Peetz, Julia (2019). 'Beyond the Antitheatrical Prejudice: Political Oratory and the Performance of Legitimacy.' Contemporary Theatre Review 29 (1): 5–22. https://doi.org/10.1080/10486801.2018.1556210
Peetz, Julia (2016). 'Obama's Tears: Politics, Performance, and the Crisis of Belief.' Platform: Journal of Theatre and Performing Arts 10 (2): 10–31. https://www.royalholloway.ac.uk/media/5425/04_obamas_tears_peetz.pdf
Lavender, Andy, and Julia Peetz, eds. (forthcoming, 2022). Performance Research 27 (1): On Protest.
Moravec, Lisa, and Julia Peetz, eds. (2018). Platform: Journal of Theatre and Performing Arts 12 (2): On Magic. https://www.royalholloway.ac.uk/media/8418/00_full_issue.pdf
Peetz, Julia, and Raz Weiner, eds. (2018). Platform: Journal of Theatre and Performing Arts 12 (1): Feasting. https://www.royalholloway.ac.uk/media/5753/00_full_issue.pdf
Peetz, Julia, and Raz Weiner, eds. (2017). Platform: Journal of Theatre and Performing Arts 11: 'Authenticity'. https://www.royalholloway.ac.uk/media/5437/00_full.pdf
Peetz, Julia (2018). 'Semi-Structured Elite Interviews with U.S. Presidential Speechwriters in Interdisciplinary Research on Politics and Performance.' SAGE Research Methods Cases. https://dx.doi.org/10.4135/9781526477569
Peetz, Julia (2020). Review of Speechwriting in the Institutionalized Presidency: Whose Line Is It? by Kenneth Collier. Presidential Studies Quarterly 50 (2): 484–485. https://doi.org/10.1111/psq.12652
Peetz, Julia (2017). Review of The Global Rise of Populism: Performance, Political Style, and Representation by Benjamin Moffitt. European Journal of Communication 32 (5): 494–496. https://doi.org/10.1177%2F0267323117730716
In the media
'Why Performance Enables, and Disturbs, Democratic Politics.' The Activist Classroom, 12 December 2019.
‘In politics, speeches matter—but even Donald Trump couldn't make the State of the Union watchable.’ The Conversation, 1 February 2018.
Research events organised
- 'Between Myth & Memory: Contemporary Politics and the Performance of History', interdisciplinary symposium, University of Surrey, 25 April 2019.
- Launch events for Platform: Journal of Theatre and Performing Arts 11 ('Authenticity'), vol. 12 no. 1 (Feasting), and vol. 12 no. 2 (On Magic), each of which included performances and talks by leading academics.
- Co-organiser of 'Contemporary Art, Philosophy and Politics After The Postconceptual Condition', TECHNE-funded symposium, University of Surrey, 9 November 2018.
- 'Politics and the Performance of Identity', joint Guildford School of Acting and Department of Politics research seminar, University of Surrey, 1 November 2017, speaker: Dr. Maggie Inchley (QMUL), panellists: Prof. Roberta Guerrina (Surrey), Dr. David Brenner (Surrey), Julia Peetz.
- Chair of the organising committee of the 6th annual university-wide Postgraduate Research Conference at the University of Surrey, 13-14 April 2016.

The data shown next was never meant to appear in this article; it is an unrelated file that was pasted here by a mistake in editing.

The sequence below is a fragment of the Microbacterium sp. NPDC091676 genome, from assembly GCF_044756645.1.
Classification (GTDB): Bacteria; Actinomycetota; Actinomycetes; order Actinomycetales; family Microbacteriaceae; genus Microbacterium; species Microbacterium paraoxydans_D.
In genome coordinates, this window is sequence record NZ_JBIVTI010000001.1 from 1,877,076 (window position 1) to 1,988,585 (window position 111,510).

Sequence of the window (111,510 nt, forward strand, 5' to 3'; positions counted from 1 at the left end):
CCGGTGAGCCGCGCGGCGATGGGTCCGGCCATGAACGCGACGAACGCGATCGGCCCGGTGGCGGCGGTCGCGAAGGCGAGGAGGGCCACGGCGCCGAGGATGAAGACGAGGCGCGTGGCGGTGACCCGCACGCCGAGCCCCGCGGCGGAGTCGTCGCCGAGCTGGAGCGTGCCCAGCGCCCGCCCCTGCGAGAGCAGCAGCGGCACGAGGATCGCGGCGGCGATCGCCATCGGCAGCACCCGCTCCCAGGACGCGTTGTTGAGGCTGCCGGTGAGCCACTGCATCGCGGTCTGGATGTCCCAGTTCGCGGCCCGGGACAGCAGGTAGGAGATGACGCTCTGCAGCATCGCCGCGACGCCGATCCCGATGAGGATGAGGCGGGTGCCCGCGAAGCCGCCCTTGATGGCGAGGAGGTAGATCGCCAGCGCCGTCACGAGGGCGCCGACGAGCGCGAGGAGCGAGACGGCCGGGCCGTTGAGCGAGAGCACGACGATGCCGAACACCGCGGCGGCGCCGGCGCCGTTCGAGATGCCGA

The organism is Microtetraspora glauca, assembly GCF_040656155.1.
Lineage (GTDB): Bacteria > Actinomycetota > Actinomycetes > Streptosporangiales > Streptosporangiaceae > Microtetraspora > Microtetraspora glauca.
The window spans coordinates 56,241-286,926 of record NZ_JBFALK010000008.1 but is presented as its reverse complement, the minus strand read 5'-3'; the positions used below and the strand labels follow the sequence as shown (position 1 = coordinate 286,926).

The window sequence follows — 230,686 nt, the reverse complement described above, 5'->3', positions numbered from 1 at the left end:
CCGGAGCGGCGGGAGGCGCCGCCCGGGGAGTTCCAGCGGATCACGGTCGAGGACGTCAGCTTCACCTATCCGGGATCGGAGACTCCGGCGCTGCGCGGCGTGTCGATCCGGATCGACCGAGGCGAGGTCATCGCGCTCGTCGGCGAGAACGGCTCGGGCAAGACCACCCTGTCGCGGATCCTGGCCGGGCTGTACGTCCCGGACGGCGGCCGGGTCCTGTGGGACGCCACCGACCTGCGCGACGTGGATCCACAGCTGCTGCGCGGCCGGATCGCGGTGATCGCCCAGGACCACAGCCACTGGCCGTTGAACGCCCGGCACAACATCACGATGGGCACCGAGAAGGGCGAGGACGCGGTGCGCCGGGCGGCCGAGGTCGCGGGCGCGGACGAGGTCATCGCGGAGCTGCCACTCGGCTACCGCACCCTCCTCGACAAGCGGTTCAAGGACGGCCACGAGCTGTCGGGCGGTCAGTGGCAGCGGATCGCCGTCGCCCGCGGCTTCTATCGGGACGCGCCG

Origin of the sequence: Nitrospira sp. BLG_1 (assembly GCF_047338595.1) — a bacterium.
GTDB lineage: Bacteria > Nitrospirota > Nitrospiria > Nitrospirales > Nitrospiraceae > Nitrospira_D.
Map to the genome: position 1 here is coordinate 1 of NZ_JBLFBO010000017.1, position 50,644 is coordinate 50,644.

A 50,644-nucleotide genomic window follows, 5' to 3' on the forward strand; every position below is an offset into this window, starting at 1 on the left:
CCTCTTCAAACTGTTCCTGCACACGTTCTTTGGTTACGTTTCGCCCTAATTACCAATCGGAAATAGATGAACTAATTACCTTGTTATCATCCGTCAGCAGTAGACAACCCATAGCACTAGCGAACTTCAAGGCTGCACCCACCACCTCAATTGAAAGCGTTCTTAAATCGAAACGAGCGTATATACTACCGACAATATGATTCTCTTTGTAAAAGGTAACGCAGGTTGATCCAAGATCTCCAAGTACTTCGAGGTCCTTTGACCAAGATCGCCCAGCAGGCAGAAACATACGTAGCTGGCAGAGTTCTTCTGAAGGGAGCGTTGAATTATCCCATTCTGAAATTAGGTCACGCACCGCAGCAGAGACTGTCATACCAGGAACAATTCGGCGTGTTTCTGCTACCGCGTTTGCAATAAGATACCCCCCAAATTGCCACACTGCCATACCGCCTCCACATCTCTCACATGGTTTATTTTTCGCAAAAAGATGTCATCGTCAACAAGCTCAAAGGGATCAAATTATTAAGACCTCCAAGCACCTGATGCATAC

- Initiator/co-organiser of the 'Is Thought Action?' Conference, University of Amsterdam, 28-29 November 2013, NICA/ASCA-funded international conference exploring tensions between academic theory and practice, keynote speakers: Prof. Sut Jhally (University of Massachusetts) and Prof. Rosalind Gill (City, University of London).
Grants and awards
- Leverhulme Early Career Fellowship (2019)
- University of Surrey Faculty of Arts and Human Sciences PhD Studentship (full-time scholarship for 3 years, awarded in faculty-wide competition) (2015)
- Asako Ukukubu Prize for Excellence in PhD Research (best PhD thesis in Politics, University of Surrey) (2019)
- James Thomas Memorial Prize (2017)
- University of Surrey Faculty of Arts and Social Sciences Festival of Research Poster Competition 1st Place Winner (2017)
- TaPRA Conference ECR Bursary (2019)
- Glynne Wickham Scholarship (2017)
- Northeast Modern Language Association (NeMLA) Travel Grant (2017)
- TaPRA Conference Postgraduate Bursary (2017)
- TaPRA Postgraduate Symposium Travel Bursary (2017)
- TECHNE Student-led event funding for symposium of 'Contemporary Art, Philosophy and Politics After The Postconceptual Condition' (2018)
- Political Studies Association (PSA) Media and Politics Group Conference Travel Subsidy
- IAS University of Warwick Summer School Fee Waiver (2016)
In the academic year 2020/21, I am teaching:
- Politics and Performance: Interdisciplinary Perspectives
- Performance Analysis
I have experience teaching at undergraduate, master’s, and PhD (i.e., researcher development) levels, on topics ranging from the U.S. presidency, political activism, and writing for politics via arts and performance analysis, political theatre, and the theatrical avant-garde to research methods and interdisciplinarity in research.
In 2017 I completed the Graduate Certificate for Learning and Teaching in Higher Education at the University of Surrey. Before joining Warwick, I taught at the University of Surrey; Goldsmiths, University of London (BA Performance, Politics and Society); the Royal Central School of Speech and Drama; and for the Brilliant Club (education charity).
- Member of the Political Studies Association (PSA)
- Rhetoric, Discourse and Politics specialist group
- Media and Politics specialist group
- Member of the Theatre and Performance Research Association (TaPRA)
- Performance, Identity and Community working group
- Member of Performance Studies international (PSi)
- Associate Fellow of the Institute of Advanced Study, Warwick University